When buying plants in baskets, the aquarist must immediately plant them in the tank or store them in a tank other than the target tank, if he decides to set up a tank from scratch and has not yet completed the full stock. This is sometimes troublesome, especially if there are no appropriate storage conditions, and one must keep them, for example, in a bucket of water (and be aware that water change is not a very common activity in stores). It also affects the quality of the plants, which deteriorates very quickly under such conditions. It is much easier to complete the cast with IVF. You can store a purchased cup with plants on a desk, a shelf under a lamp, or on a windowsill for several days. This is enough to purchase all selected species.
Benefits for the environment
In the traditional aquarium plant production route, the plants in gel from the laboratories go to the greenhouse, where they are transferred to mineral wool baskets. This is the stage of the plant's acclimatization and growth. Plants from in vitro cultures are very well-nourished and prepared for rapid growth in greenhouse conditions. From the greenhouse, the plants go to wholesalers, and then to aquarium stores and our aquariums. When choosing plants in the gel, we choose plants from the first link in the production chain leading to the consumer. Hence such an excellent price for a huge amount of excellent quality seedlings. One cup can contain even over a thousand seedlings! These are not all the advantages. In addition to the absence of any parasites, fish diseases, algae spores, and snail eggs, much less water is used in the production of in vitro plants than in greenhouse cultivation. Less than 100 ml of water per month is enough to obtain several dozen to several hundred plants! Greenhouse cultivation occupies huge areas.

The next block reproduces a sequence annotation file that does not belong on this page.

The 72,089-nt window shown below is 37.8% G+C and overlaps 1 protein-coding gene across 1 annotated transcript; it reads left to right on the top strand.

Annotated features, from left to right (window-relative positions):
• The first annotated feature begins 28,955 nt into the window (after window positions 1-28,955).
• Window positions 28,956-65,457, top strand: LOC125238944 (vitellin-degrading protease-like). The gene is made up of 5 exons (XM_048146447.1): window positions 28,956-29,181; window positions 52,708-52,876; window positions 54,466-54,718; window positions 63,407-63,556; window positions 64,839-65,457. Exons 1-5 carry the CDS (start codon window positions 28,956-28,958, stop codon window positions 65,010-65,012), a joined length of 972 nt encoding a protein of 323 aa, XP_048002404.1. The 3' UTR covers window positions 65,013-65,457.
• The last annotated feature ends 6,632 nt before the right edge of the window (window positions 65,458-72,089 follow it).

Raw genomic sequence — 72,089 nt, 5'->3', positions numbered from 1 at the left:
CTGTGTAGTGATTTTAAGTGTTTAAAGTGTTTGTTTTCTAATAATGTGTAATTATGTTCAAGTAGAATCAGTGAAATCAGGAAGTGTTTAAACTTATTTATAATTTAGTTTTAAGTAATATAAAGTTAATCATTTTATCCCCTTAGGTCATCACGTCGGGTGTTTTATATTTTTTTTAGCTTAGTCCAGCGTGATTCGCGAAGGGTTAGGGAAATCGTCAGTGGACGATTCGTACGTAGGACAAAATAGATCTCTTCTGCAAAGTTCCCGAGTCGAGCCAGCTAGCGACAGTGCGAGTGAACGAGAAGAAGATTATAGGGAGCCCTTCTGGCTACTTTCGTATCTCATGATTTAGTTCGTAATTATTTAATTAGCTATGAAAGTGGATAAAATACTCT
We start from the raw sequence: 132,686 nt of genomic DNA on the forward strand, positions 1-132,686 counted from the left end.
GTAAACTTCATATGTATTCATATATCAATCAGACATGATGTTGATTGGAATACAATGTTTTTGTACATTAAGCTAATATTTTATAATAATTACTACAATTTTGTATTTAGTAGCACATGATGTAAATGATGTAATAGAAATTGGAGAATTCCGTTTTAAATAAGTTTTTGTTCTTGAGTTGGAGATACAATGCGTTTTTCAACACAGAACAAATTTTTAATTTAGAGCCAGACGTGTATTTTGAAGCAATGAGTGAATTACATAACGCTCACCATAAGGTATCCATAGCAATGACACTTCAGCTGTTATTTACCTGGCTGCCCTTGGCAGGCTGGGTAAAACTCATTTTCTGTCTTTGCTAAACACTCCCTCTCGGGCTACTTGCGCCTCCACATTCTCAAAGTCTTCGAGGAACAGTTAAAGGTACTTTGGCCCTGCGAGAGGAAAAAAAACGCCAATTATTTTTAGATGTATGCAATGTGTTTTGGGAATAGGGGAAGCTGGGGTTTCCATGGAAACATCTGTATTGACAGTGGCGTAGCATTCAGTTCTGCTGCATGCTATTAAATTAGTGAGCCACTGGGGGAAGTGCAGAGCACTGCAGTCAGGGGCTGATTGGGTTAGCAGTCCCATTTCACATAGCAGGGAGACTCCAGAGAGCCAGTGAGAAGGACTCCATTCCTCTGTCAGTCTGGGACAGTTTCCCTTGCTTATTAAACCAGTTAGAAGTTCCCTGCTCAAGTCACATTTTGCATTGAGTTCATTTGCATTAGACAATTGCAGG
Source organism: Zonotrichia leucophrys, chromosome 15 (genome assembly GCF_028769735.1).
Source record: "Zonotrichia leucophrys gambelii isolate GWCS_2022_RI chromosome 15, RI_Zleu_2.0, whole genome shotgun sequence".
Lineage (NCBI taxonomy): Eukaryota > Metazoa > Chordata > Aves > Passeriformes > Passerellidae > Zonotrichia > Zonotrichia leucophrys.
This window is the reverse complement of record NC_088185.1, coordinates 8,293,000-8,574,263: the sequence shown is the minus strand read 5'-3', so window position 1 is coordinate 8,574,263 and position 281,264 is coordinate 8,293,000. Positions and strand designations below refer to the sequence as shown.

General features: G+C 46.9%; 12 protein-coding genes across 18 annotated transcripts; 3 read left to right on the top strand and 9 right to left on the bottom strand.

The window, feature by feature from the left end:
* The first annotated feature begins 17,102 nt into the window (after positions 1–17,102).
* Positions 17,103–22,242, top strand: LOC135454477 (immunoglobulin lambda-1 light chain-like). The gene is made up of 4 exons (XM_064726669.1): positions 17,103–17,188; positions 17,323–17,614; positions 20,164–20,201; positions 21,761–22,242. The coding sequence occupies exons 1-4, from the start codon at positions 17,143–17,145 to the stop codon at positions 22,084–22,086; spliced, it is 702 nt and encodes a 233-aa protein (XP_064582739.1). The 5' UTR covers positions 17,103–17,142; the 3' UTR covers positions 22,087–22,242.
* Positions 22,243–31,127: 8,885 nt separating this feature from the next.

In the laboratory, aquarium plants are grown on multi-level racks, thanks to which the space savings are huge. The more cultivation levels, the more land is saved. Thanks to maintaining sterility in production, all the elements administered to plants are absorbed only by them. They are not used by any microorganisms, algae, or pests of greenhouse crops. Moreover, in the laboratory, there is no need for spraying, which is necessary for growing plants in baskets. Many organisms in the aquarium, especially shrimp, are very sensitive to this type of chemistry. Plants grown in greenhouses must therefore be rinsed under running water before placing in the aquarium. In the case of in vitro specimens, there is no such need and can be placed in the tank immediately.
To sum up, let’s show the advantages of in-vitro plants:
Store Benefits include:
- long shelf life
- low storage costs
- they do not take up much space in the store
- do not generate losses
- they are maintain- free, require minimal attention and care
- they do not lose their quality (and appearance)
- less work for store staff
- do not require a special aquarium (cascades) to display plants
Aquarists benefits include:
- a large number of seedlings at a good price
- the plants are sterile (no snails, bacteria, fungi, etc.)
- easy to plant
- they catch on quickly
- they do not grow emersed (above the water surface)
- they start growing right away
- they can be stored in cups until the aquarium is fully stocked